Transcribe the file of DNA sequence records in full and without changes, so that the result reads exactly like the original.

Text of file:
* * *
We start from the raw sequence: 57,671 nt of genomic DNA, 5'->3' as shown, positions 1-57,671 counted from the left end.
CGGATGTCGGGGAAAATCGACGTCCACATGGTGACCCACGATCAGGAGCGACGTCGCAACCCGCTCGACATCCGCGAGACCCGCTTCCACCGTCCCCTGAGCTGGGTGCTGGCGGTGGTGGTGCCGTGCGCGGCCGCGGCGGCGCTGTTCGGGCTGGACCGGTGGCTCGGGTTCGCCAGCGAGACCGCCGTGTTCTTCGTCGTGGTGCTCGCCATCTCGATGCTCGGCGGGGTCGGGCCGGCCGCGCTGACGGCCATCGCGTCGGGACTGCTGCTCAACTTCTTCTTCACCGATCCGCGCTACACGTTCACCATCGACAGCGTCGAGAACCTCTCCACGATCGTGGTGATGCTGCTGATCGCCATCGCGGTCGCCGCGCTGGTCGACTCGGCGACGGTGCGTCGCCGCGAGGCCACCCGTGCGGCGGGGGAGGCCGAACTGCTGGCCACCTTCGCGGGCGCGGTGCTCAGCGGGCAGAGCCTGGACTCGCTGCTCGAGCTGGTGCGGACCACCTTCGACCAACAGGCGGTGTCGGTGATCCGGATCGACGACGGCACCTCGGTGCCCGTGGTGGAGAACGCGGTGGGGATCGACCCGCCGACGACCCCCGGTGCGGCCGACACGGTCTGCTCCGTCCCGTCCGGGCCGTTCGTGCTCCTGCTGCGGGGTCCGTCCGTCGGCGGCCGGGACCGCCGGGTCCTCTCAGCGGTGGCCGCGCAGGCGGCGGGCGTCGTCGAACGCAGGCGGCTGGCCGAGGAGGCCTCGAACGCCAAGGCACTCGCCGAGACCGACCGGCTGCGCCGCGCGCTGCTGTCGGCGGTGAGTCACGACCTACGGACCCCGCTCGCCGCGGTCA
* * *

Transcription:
We start from the raw sequence: 57,671 nt of genomic DNA, 5'->3' as shown, positions 1-57,671 counted from the left end.
CGGATGTCGGGGAAAATCGACGTCCACATGGTGACCCACGATCAGGAGCGACGTCGCAACCCGCTCGACATCCGCGAGACCCGCTTCCACCGTCCCCTGAGCTGGGTGCTGGCGGTGGTGGTGCCGTGCGCGGCCGCGGCGGCGCTGTTCGGGCTGGACCGGTGGCTCGGGTTCGCCAGCGAGACCGCCGTGTTCTTCGTCGTGGTGCTCGCCATCTCGATGCTCGGCGGGGTCGGGCCGGCCGCGCTGACGGCCATCGCGTCGGGACTGCTGCTCAACTTCTTCTTCACCGATCCGCGCTACACGTTCACCATCGACAGCGTCGAGAACCTCTCCACGATCGTGGTGATGCTGCTGATCGCCATCGCGGTCGCCGCGCTGGTCGACTCGGCGACGGTGCGTCGCCGCGAGGCCACCCGTGCGGCGGGGGAGGCCGAACTGCTGGCCACCTTCGCGGGCGCGGTGCTCAGCGGGCAGAGCCTGGACTCGCTGCTCGAGCTGGTGCGGACCACCTTCGACCAACAGGCGGTGTCGGTGATCCGGATCGACGACGGCACCTCGGTGCCCGTGGTGGAGAACGCGGTGGGGATCGACCCGCCGACGACCCCCGGTGCGGCCGACACGGTCTGCTCCGTCCCGTCCGGGCCGTTCGTGCTCCTGCTGCGGGGTCCGTCCGTCGGCGGCCGGGACCGCCGGGTCCTCTCAGCGGTGGCCGCGCAGGCGGCGGGCGTCGTCGAACGCAGGCGGCTGGCCGAGGAGGCCTCGAACGCCAAGGCACTCGCCGAGACCGACCGGCTGCGCCGCGCGCTGCTGTCGGCGGTGAGTCACGACCTACGGACCCCGCTCGCCGCGGTCA